Adam, Solomon, and Jesus
The Bible is the story of God’s desire to live in harmony with creation. Adam and Eve were created to reign in the Garden in relationship with God. But the harmony is disrupted when Adam and Eve follow the advice of the serpent instead of the words of God.
They were not to eat of the “tree of the knowledge of good and evil” (Genesis 2:17). This is a bit of a puzzling prohibition. It seems that it would be a good thing to eat of this tree. Wouldn’t God want the people to know good and evil? There are some different ways of looking at this, but whatever the case, God had said No, but they said Yes. They sinned.
The rest of the Bible is about restoring what was broken in the Garden. Who will be the next Adam who will perfectly obey God and lead the people back into relationship with God? Who will overcome the power of deception found in the serpent?
The beginning of the reign of Solomon is told in such a way that the reader wonders if the next Adam has arrived. When God asks Solomon what it is that he wants, Solomon responds by requesting to have “an understanding mind to govern your people, that I may discern between good and evil” (1 Kings 3:9). It’s a phrase that calls to mind Adam’s failure. God gives wisdom to Solomon. Next, Solomon must decide how to navigate a case involving two women (As a side note, it’s interesting that the wisdom literature of the Old Testament personifies wisdom and foolishness as being like two women. The wise person must choose correctly).
Solomon “had dominion” (1 Kings 4:24), calling to mind the language in the Garden of Eden. Interestingly, this word is not applied to the reigns of Saul or David. Furthermore, Solomon speaks “of animals and birds and creeping things and fish” (1 Kings 4:33). You can’t help but think of the Garden of Eden with that line. Also, Judah and Israel are said to be “as numerous as the sand that is on the seashore” (1 Kings 4:20), conjuring images of the promises made to Abraham as well as the commandment to Adam and Even to “be fruitful and multiply” (Genesis 1:28).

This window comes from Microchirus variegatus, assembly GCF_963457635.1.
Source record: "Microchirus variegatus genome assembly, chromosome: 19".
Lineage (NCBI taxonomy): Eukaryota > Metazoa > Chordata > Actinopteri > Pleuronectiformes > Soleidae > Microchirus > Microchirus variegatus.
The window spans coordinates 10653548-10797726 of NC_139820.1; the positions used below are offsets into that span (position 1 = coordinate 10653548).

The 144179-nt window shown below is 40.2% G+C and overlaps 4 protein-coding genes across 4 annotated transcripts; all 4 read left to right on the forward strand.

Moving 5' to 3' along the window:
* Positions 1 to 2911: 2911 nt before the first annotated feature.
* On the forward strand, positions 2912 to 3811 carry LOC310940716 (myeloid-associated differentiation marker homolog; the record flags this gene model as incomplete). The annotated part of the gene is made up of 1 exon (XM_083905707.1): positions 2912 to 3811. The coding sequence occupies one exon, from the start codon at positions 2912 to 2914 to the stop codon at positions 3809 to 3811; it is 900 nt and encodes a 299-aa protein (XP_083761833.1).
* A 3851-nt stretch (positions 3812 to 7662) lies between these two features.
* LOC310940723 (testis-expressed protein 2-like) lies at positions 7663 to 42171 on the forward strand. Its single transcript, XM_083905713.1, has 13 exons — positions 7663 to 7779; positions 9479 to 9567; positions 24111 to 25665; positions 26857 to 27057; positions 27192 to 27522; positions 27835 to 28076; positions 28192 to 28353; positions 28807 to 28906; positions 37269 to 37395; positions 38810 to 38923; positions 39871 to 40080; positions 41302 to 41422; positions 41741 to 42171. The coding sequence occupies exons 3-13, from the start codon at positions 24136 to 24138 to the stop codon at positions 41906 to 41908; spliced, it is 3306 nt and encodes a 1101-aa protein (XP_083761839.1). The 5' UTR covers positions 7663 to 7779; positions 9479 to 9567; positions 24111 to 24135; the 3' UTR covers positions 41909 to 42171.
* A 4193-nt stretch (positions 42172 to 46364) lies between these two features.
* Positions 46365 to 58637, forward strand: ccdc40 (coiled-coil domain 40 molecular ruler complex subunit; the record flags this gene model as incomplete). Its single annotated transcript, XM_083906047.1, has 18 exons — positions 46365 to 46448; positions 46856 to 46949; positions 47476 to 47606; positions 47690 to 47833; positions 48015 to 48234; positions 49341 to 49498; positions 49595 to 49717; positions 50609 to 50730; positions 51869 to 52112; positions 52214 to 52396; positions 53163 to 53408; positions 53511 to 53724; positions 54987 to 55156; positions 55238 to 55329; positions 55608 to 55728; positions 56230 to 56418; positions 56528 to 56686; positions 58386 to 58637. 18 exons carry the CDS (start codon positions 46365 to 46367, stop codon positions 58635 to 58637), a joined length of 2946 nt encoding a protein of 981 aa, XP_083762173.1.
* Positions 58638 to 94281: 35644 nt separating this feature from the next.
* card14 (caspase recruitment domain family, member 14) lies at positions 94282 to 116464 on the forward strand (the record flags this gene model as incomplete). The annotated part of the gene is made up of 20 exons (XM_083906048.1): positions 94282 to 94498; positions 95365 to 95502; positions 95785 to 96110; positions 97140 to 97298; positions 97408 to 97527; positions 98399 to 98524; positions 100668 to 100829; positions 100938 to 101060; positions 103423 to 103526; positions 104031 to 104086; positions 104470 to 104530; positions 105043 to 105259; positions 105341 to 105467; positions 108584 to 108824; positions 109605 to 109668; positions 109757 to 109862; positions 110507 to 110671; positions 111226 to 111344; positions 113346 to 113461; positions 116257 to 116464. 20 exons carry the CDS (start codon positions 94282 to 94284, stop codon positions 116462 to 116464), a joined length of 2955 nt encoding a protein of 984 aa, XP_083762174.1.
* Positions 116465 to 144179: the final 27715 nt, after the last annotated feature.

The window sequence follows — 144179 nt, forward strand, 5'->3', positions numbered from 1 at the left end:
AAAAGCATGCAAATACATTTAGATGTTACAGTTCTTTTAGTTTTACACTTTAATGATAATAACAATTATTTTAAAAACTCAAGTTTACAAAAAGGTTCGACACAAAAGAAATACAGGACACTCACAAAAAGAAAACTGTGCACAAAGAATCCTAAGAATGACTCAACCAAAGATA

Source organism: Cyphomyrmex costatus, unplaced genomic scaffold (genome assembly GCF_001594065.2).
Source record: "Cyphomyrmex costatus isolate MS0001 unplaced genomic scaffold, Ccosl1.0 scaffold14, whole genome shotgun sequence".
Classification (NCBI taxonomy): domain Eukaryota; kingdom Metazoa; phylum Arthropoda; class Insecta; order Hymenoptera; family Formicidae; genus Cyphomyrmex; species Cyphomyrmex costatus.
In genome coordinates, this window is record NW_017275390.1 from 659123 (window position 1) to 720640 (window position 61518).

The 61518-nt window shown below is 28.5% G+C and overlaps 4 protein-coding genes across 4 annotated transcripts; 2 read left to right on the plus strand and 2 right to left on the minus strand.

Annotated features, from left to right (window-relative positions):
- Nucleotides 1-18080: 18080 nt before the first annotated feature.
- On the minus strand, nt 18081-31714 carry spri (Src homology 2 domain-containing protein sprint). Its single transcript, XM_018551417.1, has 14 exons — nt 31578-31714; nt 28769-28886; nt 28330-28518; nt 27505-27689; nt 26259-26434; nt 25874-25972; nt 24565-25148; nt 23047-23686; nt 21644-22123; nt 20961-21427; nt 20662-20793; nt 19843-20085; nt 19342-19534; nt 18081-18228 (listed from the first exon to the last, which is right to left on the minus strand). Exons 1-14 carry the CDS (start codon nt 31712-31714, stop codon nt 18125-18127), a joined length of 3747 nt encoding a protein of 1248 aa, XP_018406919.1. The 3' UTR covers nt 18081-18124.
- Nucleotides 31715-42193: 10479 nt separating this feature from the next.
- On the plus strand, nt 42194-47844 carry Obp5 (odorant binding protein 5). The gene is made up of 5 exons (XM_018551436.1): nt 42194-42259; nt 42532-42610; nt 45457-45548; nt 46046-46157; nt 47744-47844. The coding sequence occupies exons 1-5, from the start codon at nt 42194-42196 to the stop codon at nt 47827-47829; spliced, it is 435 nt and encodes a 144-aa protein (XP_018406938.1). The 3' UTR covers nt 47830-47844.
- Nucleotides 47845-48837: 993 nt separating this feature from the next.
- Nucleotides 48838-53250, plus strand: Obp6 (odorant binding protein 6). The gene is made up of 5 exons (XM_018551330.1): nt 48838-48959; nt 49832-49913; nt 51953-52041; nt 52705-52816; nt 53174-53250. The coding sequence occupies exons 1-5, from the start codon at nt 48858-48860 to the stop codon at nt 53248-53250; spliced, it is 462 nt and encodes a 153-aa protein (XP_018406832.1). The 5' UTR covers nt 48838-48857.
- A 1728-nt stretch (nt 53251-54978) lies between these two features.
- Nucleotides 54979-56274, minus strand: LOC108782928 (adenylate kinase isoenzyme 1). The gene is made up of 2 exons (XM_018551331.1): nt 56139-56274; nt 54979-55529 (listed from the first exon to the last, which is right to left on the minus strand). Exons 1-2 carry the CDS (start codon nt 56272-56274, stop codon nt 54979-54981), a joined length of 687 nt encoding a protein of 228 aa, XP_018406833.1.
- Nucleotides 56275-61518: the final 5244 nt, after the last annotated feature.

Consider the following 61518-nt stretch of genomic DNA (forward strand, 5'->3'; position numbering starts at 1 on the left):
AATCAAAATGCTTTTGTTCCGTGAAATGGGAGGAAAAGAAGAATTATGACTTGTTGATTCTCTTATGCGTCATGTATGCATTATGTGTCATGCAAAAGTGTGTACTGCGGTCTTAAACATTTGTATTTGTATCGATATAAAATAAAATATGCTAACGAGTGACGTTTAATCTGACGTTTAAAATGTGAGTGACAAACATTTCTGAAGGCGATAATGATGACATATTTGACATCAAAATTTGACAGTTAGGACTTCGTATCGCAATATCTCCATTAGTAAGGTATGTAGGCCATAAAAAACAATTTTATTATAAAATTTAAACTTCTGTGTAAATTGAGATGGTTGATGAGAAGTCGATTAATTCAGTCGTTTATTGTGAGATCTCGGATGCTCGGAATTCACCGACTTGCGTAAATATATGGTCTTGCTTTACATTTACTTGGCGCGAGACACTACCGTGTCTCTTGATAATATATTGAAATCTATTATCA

Many students of the Temple have noted what appear to be similarities between Solomon’s Temple and the Garden of Eden. This is a temple that may have even appeared a bit like a garden. “The inside of the temple was cedar, carved with ornamental buds and open flowers” (1 Kings 6:18). There were “two cherubim of olive wood” (1 Kings 6:23). Several times, Solomon is said to have “finished” what was being built (1 Kings 6:9, 14, 38; 7:1, 40). This is the same word used to refer to God having completed His work (Genesis 2:1-2).
But Solomon falls. He follows the gods of his wives and loses the kingdom because of it. God comes to Solomon in 1 Kings 11:11 and says, “Because you have done this...” (It’s very similar wording to Genesis 3:14,17).
Solomon didn’t come to give us eternal life. However, the promised King, the Savior, did come into the world. He was known for His wisdom (Isaiah 11:2; Matthew 13:54; Luke 2:52; Colossians 2:3), He did not fall to temptation (Matthew 4:1-11), He remained obedient to the point of death (Philippians 2:8), and He built a temple, the church which is not to be destroyed (Matthew 16:18; 1 Corinthians 3:16-17). Praise God that, although death and sin entered the world through Adam, it is through Christ that we have grace, righteousness, and life! (Romans 5:12-21)